By the end, readers may be as exhausted as Little Critter’s beleaguered dad, who does all the driving, natch, but they will...



Little Critter, Little Sister and their parents take a meandering trip to Lake Wakatookee in this busy app.

Each page opens with the narrator reading a few lines of text, and then interactions are unlocked. Touching color-coded hotspots triggers animations, loads Little Critter’s backpack, rereads text and brings up alphabet flashcards (“R. Raccoon. Raccoon begins with R”). Once all of the hotspots have been explored, readers can advance to the next screen and are occasionally prompted to choose the route. It’s a predictably circuitous and eventful trip, including an overheated engine, a stop at an ice cream stand and an inexplicable detour to the beach. Animations that open and close each page and tap-activated dialogue (“How do you spell pineapple?” queries Mom pedantically. “It’s a compound word: pine apple.” “Moo-oom!” protest the kids) supplement the bare-bones plot. Indeed, so much is going on, what with interactions and animations, it’s a good thing there’s so little to the actual story. Six additional games punctuate the journey; completing them all successfully unlocks a “fun surprise.” The app is not for readers who wish to blaze through, instead rewarding lingerers amply. (There is a static “Just Read” mode for those who wish to bypass the extra doodads.)

By the end, readers may be as exhausted as Little Critter’s beleaguered dad, who does all the driving, natch, but they will feel like they’ve done something . (iPad storybook app. 5-7)

Pub Date: March 19, 2013


Page Count: -

Publisher: Silver Dolphin Books

Review Posted Online: April 30, 2013

Kirkus Reviews Issue: May 15, 2013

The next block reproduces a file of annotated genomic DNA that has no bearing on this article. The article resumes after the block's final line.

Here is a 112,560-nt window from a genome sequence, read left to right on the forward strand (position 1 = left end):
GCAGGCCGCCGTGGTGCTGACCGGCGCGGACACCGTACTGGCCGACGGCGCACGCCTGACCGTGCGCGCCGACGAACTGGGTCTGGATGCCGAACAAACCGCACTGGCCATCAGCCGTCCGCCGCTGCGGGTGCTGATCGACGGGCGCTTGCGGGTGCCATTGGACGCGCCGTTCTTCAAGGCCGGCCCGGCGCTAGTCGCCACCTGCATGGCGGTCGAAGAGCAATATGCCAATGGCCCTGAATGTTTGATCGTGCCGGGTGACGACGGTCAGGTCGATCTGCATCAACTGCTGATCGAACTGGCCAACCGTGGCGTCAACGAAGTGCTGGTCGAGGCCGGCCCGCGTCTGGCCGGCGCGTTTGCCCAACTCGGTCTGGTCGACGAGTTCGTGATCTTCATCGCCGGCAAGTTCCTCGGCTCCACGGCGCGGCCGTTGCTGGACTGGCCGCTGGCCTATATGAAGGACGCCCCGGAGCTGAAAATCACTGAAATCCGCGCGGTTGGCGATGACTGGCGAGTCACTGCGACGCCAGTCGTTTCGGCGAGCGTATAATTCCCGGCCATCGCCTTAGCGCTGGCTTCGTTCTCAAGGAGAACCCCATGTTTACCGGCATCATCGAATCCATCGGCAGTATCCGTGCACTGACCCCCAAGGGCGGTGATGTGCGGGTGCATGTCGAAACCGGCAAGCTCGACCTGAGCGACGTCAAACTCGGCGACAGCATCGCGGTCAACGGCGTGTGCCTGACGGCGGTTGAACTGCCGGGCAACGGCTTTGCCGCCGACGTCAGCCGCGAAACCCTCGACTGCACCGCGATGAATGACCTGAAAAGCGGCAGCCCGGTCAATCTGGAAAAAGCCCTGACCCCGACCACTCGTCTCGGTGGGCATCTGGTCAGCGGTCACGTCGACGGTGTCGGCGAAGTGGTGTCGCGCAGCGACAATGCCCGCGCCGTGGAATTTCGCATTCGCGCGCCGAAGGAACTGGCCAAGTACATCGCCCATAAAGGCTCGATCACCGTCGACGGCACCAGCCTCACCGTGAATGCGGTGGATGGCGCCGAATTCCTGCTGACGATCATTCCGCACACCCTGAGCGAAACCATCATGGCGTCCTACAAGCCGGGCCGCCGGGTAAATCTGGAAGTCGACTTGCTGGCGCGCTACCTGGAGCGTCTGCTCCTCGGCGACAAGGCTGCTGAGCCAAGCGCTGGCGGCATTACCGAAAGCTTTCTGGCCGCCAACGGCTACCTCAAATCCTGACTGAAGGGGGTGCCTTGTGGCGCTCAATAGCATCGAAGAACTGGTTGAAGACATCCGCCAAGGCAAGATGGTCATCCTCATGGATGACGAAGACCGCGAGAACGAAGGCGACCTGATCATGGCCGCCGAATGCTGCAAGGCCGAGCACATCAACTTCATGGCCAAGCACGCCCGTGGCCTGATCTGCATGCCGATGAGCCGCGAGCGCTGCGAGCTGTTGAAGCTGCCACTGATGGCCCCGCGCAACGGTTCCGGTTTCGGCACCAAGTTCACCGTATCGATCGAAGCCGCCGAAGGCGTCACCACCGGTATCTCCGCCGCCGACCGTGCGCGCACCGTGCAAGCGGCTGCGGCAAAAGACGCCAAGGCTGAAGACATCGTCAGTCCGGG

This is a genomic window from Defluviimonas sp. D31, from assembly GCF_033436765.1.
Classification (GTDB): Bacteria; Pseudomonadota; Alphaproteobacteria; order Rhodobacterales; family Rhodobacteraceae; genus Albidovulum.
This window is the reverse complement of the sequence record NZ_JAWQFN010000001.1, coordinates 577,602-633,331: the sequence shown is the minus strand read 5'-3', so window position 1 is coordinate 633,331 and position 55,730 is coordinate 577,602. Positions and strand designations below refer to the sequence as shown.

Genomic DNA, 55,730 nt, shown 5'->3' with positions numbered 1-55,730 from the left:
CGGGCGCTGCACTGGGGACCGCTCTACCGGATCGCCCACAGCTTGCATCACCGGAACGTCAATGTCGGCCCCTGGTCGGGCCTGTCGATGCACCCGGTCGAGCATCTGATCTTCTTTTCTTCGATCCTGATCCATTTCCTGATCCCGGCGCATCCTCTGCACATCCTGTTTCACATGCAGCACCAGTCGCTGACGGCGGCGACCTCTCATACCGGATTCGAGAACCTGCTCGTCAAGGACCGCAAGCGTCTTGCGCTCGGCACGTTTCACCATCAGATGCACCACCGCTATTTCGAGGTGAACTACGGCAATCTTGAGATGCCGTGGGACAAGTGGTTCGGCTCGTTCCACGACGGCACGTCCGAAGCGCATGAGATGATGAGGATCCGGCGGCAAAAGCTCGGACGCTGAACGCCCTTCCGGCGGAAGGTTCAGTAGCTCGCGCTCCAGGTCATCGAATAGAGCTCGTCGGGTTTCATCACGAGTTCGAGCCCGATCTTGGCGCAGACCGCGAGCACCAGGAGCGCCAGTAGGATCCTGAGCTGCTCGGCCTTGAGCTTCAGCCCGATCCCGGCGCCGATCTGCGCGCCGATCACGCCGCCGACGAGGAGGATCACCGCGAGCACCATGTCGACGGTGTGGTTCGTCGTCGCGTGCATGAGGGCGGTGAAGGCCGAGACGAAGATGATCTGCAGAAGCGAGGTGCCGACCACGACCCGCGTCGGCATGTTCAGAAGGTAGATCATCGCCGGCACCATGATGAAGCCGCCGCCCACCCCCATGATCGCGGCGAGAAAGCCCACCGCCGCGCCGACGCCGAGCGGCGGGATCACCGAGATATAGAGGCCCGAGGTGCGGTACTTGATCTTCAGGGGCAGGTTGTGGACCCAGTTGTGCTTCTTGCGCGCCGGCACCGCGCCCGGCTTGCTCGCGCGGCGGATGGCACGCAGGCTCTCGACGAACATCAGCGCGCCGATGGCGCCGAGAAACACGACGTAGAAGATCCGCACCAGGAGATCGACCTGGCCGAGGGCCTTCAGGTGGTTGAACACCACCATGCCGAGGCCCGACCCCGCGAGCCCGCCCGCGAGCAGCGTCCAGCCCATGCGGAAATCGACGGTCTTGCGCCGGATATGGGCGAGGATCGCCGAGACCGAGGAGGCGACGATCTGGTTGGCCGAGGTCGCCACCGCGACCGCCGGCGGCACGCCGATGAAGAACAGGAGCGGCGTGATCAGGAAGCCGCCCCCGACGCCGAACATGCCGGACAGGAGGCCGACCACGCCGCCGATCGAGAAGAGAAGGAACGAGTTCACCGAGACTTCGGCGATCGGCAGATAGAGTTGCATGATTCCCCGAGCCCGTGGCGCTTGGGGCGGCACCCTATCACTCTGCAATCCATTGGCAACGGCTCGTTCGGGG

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Give this child’s-eye view of a day at the beach with an attentive father high marks for coziness: “When your ball blows across the sand and into the ocean and starts to drift away, your daddy could say, Didn’t I tell you not to play too close to the waves? But he doesn’t. He wades out into the cold water. And he brings your ball back to the beach and plays roll and catch with you.” Alley depicts a moppet and her relaxed-looking dad (to all appearances a single parent) in informally drawn beach and domestic settings: playing together, snuggling up on the sofa and finally hugging each other goodnight. The third-person voice is a bit distancing, but it makes the togetherness less treacly, and Dad’s mix of love and competence is less insulting, to parents and children both, than Douglas Wood’s What Dads Can’t Do (2000), illus by Doug Cushman. (Picture book. 5-7)

Pub Date: May 23, 2005

ISBN: 0-618-00361-4

Page Count: 32

Publisher: Clarion Books

Review Posted Online: May 19, 2010

Kirkus Reviews Issue: May 1, 2005

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Hee haw.

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The print version of a knee-slapping cumulative ditty.

In the song, Smith meets a donkey on the road. It is three-legged, and so a “wonky donkey” that, on further examination, has but one eye and so is a “winky wonky donkey” with a taste for country music and therefore a “honky-tonky winky wonky donkey,” and so on to a final characterization as a “spunky hanky-panky cranky stinky-dinky lanky honky-tonky winky wonky donkey.” A free musical recording (of this version, anyway—the author’s website hints at an adults-only version of the song) is available from the publisher and elsewhere online. Even though the book has no included soundtrack, the sly, high-spirited, eye patch–sporting donkey that grins, winks, farts, and clumps its way through the song on a prosthetic metal hoof in Cowley’s informal watercolors supplies comical visual flourishes for the silly wordplay. Look for ready guffaws from young audiences, whether read or sung, though those attuned to disability stereotypes may find themselves wincing instead or as well.

Hee haw. (Picture book. 5-7)

Pub Date: May 1, 2010

ISBN: 978-0-545-26124-1

Page Count: 26

Publisher: Scholastic

Review Posted Online: Dec. 28, 2018

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